Margaret Griffiths

March 28, 1854 - February 12, 1945


Margaret Griffiths Pearce Biography

Contributed By Cathy Pearce Anderegg

LIFE HISTORY OF MARGARET PEARCE wife of the LATE DAVID PEARCE, SR. written by a daughter Rosetta Pearce Johnson 1937)

Margaret Pearce was born in Pengarnddu, South Wales on the 28th day of March, 1854. She was the daughter of John and Margaret Jones Griffiths and oldest child. Her father was a miner and worked in the coal mines. It was very hard work at that time as most of the work was done by hand. He did not have very good health but labored at all times to support his wife and family. Seven children were born to them in Wales. But four died before they came to America. Those coming were Margaret (my mother), Evan and Sarah Ann. Four more children were born to them at Lehi, Utah and two at Adamsville, Beaver County, Utah. Those whom I remember were Evan, Sarah Ann, John, Kate, Thomas Lewis. There are but four living now; Mother, John, Sarah Ann and Thomas Lewis. Mother's parents being very good people and religiously inclined were very much impressed with the L.D.S. missionaries who visited their home. So like many others who believed and had great faith in the teachings and Doctrines of the Elders they were soon baptized and became members of the L.D.S. Church. Shortly afterward they began to make preparations to gather to Zion. They soon sold or gave away all of their belongings that they could possibly get along without and packed the remaining articles and left their home on the 30th day of March, 1866. They had a short distance to go by bus. There they remained until the following day. They left Liverpool on the 1st day of April, 1866 by ship. The name of the ship on which they sailed was "Old John Bright". The captain of their company was Henry Chipman, now living at American Fork. (This was the last trip this ship ever made.) It was a long and tedious voyage of six weeks.

Grandmother was ill all the way over. But mother stood the voyage fine. She was just 12 years old and was always well and strong, so of course with her mother ill she had the responsibility of the two younger children, Sarah Ann being only one year old. After sailing some distance the ship sprung a leak and for some time there was a great deal of excitement and worry. We can imagine ourselves in such a predicament. But owing to the quick alertness of grandmother the trouble was solved. She quickly took a big pair of white wool blankets off her bed and gave to the captain to put into the hole through which the water was entering the boat. They then poured a big bucketful of tar over the blanket and that checked the flow of water. Each person who was able was given a bucket to help dip the water from the boat. So in a very short time everything was clear sailing once more. Mother has often told me how cheerful the entire group of people were. And a very devout, faith-loving and courageous family, or I must say families, they were; for including Grandfather and grandmother's family there was grandfather's sister and her husband, Evan Jones, and family, and grandmother's brother, John J. Jones and family. They came the entire distance together from Wales to Lehi.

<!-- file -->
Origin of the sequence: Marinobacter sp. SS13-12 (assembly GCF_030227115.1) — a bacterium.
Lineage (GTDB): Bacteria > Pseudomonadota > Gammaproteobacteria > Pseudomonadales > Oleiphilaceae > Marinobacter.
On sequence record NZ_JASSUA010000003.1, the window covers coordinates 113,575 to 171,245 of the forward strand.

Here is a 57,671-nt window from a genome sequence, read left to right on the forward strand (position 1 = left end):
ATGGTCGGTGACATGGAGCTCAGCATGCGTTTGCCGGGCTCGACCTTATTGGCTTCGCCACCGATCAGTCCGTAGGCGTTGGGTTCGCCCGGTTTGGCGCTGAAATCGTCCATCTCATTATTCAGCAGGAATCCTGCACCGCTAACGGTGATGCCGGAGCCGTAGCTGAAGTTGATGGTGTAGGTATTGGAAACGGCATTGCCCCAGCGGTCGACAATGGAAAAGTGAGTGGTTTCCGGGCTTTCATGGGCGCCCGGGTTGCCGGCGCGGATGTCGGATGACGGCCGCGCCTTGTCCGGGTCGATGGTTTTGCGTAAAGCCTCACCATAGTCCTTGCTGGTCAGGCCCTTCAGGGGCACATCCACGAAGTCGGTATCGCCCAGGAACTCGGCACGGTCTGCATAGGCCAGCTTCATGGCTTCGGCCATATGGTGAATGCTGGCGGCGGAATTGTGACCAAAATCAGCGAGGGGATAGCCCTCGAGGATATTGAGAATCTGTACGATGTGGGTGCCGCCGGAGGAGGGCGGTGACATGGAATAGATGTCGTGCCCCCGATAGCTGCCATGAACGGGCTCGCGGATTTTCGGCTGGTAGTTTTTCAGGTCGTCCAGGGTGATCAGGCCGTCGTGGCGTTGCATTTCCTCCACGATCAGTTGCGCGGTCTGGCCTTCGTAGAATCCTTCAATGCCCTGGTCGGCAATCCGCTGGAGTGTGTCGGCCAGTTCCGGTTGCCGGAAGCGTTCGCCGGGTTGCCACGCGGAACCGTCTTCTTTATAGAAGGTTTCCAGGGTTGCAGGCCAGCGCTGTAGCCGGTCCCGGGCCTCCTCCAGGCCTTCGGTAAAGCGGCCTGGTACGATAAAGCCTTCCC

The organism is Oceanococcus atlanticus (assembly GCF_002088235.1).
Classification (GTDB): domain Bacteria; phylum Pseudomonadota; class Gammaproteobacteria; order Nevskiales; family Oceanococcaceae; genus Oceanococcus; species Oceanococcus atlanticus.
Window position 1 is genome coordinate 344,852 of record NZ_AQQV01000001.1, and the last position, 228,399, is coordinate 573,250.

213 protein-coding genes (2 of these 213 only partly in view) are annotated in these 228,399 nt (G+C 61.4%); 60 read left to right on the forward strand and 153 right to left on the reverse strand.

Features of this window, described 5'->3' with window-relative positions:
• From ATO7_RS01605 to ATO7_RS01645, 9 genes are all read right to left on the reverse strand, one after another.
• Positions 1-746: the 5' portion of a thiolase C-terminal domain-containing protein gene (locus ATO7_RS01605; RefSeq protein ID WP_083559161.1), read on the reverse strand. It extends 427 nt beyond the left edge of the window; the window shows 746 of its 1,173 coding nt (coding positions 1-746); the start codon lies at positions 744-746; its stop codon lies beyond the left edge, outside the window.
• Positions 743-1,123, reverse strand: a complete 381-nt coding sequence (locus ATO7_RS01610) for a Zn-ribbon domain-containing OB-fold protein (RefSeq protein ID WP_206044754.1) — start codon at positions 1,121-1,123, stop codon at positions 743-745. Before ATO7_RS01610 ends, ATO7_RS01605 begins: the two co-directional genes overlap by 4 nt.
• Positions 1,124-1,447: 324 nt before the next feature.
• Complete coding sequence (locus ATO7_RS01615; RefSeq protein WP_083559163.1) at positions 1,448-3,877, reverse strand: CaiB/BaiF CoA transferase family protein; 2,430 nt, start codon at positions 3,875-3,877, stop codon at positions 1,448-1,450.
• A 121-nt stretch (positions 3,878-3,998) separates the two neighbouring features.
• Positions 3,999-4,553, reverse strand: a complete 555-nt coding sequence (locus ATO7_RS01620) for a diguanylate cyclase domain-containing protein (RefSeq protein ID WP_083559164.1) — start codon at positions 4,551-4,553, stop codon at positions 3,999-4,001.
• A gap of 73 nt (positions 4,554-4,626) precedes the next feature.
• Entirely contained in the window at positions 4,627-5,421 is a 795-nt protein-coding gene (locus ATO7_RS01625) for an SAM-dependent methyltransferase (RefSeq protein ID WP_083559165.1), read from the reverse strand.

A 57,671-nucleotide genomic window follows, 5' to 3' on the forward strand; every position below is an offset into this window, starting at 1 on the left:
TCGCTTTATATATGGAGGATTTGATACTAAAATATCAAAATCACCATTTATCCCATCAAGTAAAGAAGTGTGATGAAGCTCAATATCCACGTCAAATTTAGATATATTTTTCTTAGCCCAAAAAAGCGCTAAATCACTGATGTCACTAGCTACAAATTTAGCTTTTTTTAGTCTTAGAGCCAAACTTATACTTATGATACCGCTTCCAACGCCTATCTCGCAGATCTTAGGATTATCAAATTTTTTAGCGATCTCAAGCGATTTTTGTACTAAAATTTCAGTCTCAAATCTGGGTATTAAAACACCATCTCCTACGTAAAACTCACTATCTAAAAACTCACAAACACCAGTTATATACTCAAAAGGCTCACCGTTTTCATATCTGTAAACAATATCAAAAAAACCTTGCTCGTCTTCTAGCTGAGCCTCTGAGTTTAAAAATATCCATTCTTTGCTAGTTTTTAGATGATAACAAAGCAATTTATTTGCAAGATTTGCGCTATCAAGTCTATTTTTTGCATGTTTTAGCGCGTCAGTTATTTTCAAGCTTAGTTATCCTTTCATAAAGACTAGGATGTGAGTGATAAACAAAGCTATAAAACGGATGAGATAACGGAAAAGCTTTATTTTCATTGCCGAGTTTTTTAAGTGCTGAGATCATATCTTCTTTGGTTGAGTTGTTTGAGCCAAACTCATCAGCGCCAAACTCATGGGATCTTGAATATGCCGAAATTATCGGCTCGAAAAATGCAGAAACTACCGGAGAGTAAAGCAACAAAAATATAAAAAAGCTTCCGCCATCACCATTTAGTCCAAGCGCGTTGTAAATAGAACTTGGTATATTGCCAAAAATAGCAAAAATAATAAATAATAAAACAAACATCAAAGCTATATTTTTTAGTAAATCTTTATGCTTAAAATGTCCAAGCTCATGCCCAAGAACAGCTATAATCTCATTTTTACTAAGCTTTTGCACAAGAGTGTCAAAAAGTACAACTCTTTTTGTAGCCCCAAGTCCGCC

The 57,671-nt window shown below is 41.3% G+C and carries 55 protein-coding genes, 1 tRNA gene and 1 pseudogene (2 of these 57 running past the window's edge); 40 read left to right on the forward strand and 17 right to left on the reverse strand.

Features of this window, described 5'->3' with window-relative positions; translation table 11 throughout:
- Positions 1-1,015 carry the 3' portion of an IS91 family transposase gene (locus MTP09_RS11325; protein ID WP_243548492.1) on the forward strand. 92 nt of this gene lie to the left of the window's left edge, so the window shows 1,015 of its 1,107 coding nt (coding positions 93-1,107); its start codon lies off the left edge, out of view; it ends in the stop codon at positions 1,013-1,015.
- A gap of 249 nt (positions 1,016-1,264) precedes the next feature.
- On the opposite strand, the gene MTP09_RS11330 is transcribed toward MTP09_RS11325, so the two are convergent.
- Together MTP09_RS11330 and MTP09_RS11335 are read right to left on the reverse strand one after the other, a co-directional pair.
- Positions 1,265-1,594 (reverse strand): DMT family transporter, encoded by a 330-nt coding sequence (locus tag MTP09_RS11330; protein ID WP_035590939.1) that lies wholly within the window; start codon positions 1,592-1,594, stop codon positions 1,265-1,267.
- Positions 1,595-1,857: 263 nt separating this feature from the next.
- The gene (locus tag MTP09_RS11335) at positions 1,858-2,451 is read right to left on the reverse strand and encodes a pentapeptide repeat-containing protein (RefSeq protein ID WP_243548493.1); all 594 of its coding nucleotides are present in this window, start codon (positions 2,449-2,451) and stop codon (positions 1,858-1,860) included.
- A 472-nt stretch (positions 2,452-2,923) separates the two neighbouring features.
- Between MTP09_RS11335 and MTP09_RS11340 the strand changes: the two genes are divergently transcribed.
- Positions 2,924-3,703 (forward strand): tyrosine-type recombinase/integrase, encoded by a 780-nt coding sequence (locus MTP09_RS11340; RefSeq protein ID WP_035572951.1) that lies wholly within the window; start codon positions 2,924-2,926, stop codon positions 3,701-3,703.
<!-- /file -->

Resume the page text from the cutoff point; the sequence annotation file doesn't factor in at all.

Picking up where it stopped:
At the end of six weeks, about June 12th, they landed safely and were ready to join others across the trackless plains. But to their disappointment there were no immigrants there to meet them so they had to wait there for three weeks. At first they were quite disappointed. But while they were waiting the people there learned that they were miners so they came to them and gave them work drilling wells. They were very glad to get this opportunity as it enabled them to get quite a sum of money to assist them on their journey west-ward. Let us imagine, if we can, how happy they must have been to take up their journey once more after being delayed so long. Three weeks must have seemed a long while to camp out and to know there were still days and weeks ahead. They surely must have been very brave and good. Grandfather was so very ill all the way across the plains that he had to ride. But Grandmother and mother walked all the way and took turns in carrying the baby (Sarah Ann), who, being only one year old was unable to walk at all. One of the drivers had his sweetheart along with him and she rode the entire distance while mothers with babes in their arms walked along with their little children by their side. One day two of the girls who had been walking every day got so tired they just refused to take another step. So they sat down in the road and would not move. The wagons rolled on for some distance before they discovered the girls really were not with them. They were quite concerned and had to send someone back for them. But the trip was not all sad and tedious; there were times when they had some very enjoyable moments while they rested and camped for the night, as there were some who were always full of life and would start a good jolly song or game to cheer them up and it would be no time before each of them would forget his troubles for the present and join in the fun. Then there were many trying occasions. Mother recalls the time the Indians caused so much trouble. They had camped for a short time and some of the boys at the age of 14 or 15 years of age thought they would go to the creek nearby for a swim. They had been gone but a few minutes when they heard a commotion among the horses and cattle. Looking up they saw some Indians driving them off (the cattle and horses). So they quickly ran to camp and notified the men, who began immediately to shoulder their guns and run after the Indians. They began firing as soon as possible; this frightened the Indians and they fled but not until many of their arrows had found their mark in the horses and cattle, wounding many and killing some. Some were saved as the arrow could be pulled out and the animal doctored. Others had to be killed but could be used for food if not too badly shot with arrows. Among these boys who gave the alarm were three whom most of us know well; B. H. Roberts, John G. Jones, and John E. Jones. This incident caused delay again as with the loss of several horses and oxen they had to use cows in their places; so of course they would have to stop oftener to let them rest as they were not as strong and could not go far at a time. Mother often tells of B. H. Roberts and what a brave boy he was. He was very poor at that time and walked bare-footed most of the way. But when the journey was nearing its end and a man died, so they took his shoes and gave them to the boy. Everyone felt so sorry for him as his feet were bleeding and very sore by this time. He was indeed grateful to get most any kind of shoes. After a long and tedious journey they arrived in Salt Lake City on the 16th day of October, six and one half months. How tired and worn they must have been. But the trip was not over with yet.